June 15, 2021 | Rome, Italy

Wiring up the plot

By | 2021-06-10T14:10:12+02:00 June 5th, 2021|Area 51|
From the Italian perspective, someone or something mysterious (the "Illuminati?") is forever messing with the world's lighting.
M

y favorite COVID conspiracy theory comes from my electrician, Carlo, who was here the other day patching up some rogue wires. Italy lives for such theories and even has a word, dietrismo, which hints at the relentless presence of puppet-masters whose sole task it is to make the world go round for good or for bad, like the capricious gods of per-Christian pantheons.

Carlo is only high-school educated but whip smart. He understands appliances better than they understand themselves and even sees digital control panels as an effort by corporations to limit human control over devices, on the pretext of making them easier to manage and able to do more things. “The mechanical is man, which means any smart man can fix it,” he says. “The digital is a world unto itself that crushes the mechanical and means men cannot fix whatever goes wrong. They must call an expert who must order a tiny part.” For him, the new plethora of digital devices is all quite wonderful (he likes watching videos on his phone), but still a form of bait that mankind has swallowed hook, line, and sinker. “Ah, Winner,” he tells me, “you should be lucky you are not one of the fish.” This he says because I do not own a smartphone.

Like many Italians, he was never satisfied with the official version of the JFK assassination, in fact a union-Mafia conspiracy lubricated by shadowy inner overlords. The 9/11 attacks were in his view an inside job based on global oil needs, with the terrorists as puppets of various intelligence services.

It’s a very long and detailed list.

But Carlo is an eclectic conspiracy monger. Yes, he delighted in Dan Brown’s “The Da Vinci Code,” which conjured up a cabal of “Illuminati” deciding the fate of the planet, its citizens and democracies mere patsies. At the same time he actually read the Italian version of David Riesman’s 195o “The Lonely Crowd,” a seminal collection of sociological tracts that together cast doubt on the American middle class mantra that increasingly linked moral worth to the acquisition and showing off of material goods, a concept that would later come to be called conspicuous consumption. In big cities “outer-directed” personalities busied themselves with work for which their only compensation was the ability to buy the items universally accepted as being badges of proper citizenship. It was called “keeping up with the Joneses,” and perceived as the and benign engine of capitalism.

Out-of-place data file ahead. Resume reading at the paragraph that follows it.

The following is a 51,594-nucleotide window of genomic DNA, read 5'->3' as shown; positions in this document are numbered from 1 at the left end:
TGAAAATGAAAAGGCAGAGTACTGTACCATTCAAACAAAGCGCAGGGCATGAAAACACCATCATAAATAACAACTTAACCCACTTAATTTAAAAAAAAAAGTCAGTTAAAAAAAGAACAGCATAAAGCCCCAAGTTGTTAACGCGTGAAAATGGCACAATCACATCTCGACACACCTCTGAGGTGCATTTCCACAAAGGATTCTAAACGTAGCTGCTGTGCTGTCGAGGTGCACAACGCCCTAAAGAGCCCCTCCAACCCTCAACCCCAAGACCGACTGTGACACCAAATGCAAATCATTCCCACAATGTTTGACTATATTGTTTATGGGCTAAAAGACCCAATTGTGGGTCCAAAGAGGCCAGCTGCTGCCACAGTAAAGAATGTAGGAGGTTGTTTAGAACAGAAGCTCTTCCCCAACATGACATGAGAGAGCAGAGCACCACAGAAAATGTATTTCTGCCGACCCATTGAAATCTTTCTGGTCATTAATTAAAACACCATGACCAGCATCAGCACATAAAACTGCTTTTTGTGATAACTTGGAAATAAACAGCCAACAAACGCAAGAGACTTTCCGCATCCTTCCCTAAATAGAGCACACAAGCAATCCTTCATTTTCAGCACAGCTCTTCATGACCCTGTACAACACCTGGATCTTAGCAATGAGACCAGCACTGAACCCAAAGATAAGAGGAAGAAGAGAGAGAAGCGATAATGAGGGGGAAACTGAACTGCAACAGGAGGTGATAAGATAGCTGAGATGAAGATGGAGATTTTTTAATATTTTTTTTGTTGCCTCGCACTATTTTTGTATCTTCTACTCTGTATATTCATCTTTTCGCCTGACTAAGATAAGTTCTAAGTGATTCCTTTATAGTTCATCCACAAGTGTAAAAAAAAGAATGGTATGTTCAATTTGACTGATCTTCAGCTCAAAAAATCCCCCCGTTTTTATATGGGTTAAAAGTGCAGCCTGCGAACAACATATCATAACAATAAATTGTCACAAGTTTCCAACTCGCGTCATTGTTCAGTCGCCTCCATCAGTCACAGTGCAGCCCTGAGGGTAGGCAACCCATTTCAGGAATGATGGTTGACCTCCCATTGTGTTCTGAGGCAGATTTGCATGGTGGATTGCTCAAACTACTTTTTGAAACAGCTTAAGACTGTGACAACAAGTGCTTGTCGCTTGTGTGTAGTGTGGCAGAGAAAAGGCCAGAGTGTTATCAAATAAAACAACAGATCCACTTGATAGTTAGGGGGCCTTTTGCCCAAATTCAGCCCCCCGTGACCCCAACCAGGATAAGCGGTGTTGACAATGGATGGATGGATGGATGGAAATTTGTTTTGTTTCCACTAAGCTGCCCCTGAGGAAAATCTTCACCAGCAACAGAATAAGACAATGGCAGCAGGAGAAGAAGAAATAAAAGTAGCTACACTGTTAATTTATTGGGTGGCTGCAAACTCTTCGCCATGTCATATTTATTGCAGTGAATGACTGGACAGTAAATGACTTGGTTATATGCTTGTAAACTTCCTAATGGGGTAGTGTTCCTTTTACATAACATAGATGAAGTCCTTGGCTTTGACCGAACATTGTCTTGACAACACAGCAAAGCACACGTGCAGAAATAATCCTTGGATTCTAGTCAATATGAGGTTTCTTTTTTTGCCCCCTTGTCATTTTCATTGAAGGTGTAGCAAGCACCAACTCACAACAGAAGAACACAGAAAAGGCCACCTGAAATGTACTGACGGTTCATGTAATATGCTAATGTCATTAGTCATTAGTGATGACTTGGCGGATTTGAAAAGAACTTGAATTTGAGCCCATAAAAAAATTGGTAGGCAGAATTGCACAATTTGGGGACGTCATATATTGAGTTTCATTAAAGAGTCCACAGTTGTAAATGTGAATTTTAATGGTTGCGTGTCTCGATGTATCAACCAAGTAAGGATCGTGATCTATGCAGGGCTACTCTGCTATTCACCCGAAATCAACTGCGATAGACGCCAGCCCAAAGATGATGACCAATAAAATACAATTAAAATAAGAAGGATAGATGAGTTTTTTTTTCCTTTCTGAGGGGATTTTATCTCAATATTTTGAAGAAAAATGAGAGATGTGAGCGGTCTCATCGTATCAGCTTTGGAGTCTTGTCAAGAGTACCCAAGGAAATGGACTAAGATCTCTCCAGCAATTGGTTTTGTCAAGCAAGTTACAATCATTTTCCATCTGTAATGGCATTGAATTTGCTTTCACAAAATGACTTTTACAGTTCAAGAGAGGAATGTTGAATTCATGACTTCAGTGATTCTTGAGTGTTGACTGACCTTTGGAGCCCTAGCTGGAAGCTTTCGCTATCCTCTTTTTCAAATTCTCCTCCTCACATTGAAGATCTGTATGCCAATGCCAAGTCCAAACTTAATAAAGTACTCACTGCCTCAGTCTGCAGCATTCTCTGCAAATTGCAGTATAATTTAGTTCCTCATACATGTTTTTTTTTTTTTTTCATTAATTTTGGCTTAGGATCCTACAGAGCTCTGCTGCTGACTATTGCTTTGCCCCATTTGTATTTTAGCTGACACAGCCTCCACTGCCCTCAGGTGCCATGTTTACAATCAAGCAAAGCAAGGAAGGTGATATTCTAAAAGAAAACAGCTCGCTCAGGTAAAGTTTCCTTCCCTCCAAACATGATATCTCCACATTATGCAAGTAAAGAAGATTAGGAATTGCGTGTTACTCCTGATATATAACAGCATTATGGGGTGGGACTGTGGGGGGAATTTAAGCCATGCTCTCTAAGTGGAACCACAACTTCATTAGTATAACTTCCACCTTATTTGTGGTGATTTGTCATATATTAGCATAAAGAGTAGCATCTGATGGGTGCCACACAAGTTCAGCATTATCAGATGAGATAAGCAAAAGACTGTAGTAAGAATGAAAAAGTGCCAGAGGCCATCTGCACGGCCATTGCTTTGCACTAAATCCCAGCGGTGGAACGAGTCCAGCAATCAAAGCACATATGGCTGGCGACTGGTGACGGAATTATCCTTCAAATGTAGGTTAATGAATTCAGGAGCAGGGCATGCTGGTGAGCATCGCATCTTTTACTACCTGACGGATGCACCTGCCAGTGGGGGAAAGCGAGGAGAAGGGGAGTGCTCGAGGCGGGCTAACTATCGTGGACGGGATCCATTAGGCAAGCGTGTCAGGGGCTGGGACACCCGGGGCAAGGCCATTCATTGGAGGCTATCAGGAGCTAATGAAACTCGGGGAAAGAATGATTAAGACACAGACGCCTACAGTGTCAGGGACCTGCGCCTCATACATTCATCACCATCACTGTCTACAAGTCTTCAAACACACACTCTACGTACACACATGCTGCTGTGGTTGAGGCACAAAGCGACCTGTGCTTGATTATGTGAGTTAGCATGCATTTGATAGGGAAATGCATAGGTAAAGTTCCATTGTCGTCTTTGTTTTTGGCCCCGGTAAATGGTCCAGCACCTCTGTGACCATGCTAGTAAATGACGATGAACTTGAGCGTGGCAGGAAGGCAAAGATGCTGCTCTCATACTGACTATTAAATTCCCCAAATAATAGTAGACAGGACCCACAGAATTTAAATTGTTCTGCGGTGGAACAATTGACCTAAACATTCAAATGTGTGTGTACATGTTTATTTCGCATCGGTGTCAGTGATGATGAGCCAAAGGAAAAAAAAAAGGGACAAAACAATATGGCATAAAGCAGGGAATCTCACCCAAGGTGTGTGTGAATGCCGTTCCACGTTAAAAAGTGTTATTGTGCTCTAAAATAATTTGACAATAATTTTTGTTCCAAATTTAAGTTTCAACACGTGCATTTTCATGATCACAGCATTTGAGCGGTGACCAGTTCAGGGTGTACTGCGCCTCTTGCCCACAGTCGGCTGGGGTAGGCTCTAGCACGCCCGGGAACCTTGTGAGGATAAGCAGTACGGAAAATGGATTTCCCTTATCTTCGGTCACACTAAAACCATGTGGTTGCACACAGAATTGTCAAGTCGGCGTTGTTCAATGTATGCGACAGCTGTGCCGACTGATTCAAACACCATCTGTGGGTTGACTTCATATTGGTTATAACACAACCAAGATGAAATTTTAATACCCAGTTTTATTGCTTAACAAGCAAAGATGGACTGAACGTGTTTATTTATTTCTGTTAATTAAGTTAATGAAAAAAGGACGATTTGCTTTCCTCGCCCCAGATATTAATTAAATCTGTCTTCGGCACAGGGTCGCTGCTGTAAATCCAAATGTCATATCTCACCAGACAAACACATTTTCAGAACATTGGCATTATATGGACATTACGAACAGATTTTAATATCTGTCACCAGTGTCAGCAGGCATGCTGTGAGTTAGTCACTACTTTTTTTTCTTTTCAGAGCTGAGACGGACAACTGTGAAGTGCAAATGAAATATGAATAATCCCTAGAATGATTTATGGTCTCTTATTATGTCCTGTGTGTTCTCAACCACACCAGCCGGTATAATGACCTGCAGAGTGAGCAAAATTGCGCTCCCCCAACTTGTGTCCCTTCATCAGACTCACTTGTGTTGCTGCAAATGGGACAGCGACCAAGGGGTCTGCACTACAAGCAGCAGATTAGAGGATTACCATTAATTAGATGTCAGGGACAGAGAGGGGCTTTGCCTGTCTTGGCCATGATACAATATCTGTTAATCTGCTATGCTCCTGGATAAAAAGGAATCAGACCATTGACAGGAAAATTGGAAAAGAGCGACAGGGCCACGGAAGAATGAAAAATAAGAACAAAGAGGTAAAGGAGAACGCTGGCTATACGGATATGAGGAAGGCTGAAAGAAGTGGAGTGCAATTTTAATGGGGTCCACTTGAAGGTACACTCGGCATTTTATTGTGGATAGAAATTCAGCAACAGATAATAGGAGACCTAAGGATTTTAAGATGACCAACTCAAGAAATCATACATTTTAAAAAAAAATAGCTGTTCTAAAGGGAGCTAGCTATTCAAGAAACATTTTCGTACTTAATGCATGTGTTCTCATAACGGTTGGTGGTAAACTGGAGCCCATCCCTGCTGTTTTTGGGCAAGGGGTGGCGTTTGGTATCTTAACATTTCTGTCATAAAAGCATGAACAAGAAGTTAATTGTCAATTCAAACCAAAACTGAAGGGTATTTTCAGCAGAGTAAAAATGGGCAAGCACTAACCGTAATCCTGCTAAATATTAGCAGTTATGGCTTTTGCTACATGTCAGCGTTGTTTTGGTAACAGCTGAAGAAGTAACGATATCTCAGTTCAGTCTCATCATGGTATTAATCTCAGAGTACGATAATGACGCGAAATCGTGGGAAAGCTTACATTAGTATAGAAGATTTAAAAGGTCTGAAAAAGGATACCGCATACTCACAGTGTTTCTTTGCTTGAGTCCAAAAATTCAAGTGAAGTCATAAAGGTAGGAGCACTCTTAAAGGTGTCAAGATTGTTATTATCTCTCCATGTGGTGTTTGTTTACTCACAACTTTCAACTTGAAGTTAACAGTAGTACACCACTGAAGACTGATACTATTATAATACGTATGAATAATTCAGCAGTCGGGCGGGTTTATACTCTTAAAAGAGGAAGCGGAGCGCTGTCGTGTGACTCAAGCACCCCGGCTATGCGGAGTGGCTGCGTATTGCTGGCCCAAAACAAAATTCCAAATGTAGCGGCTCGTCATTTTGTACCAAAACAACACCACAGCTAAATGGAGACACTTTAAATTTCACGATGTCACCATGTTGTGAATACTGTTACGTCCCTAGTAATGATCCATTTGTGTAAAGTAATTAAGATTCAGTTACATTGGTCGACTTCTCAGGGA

But those unable or unwilling to mine satisfaction or build self-esteem from this method were in deep trouble — witness J.D. Salinger’s fictional Holden Caulfield, a fictional rebel without a cause whose embedded skepticism resembles real characters seven decades on.

Metropolis throngs appeared as a mighty crowd, as unified, but underneath lay fissures and fractures and doubt, the sum of which was loneliness (“The Lonely Crowd” and “Catcher in the Rye” not-so-coincidentally came out at about the same time, during the nuclear-peril decade, labeled as “the age of anxiety,” though the anxiety itself persists).

With the 21st-century advent of social media and virtual relationships, this concept of the lonely crowd only grows vaster. Unifying bonds are even more abstract, with people coming and going as ghosts. Virtual connection ironically deepens isolation because virtual relationships cannot be counted on. They might fray. Or those in apparently intense relationships might undergo a sudden change of heart and move on, leaving sudden new voids.

Hundreds of millions of the proudly “outer-directed” have accepted the difficulty of building self-esteem in such an uncertain environment and turned to therapists and anti-depressants to act as buffers, much as their forerunners fell back on bars and alcohol.

But these kinds of associations are not exactly the stuff of fixing short circuits in Rome.

Carlo sees digital control panels as an effort by corporations to limit human control over devices.

Go find an electrician who can mix Dan Brown and Riesman seamlessly without shorting any intellectual circuits.

This leads him to COVID, which he accepts as a medical reality in the same way he accepts 9/11 occurred. But all else is up for grabs.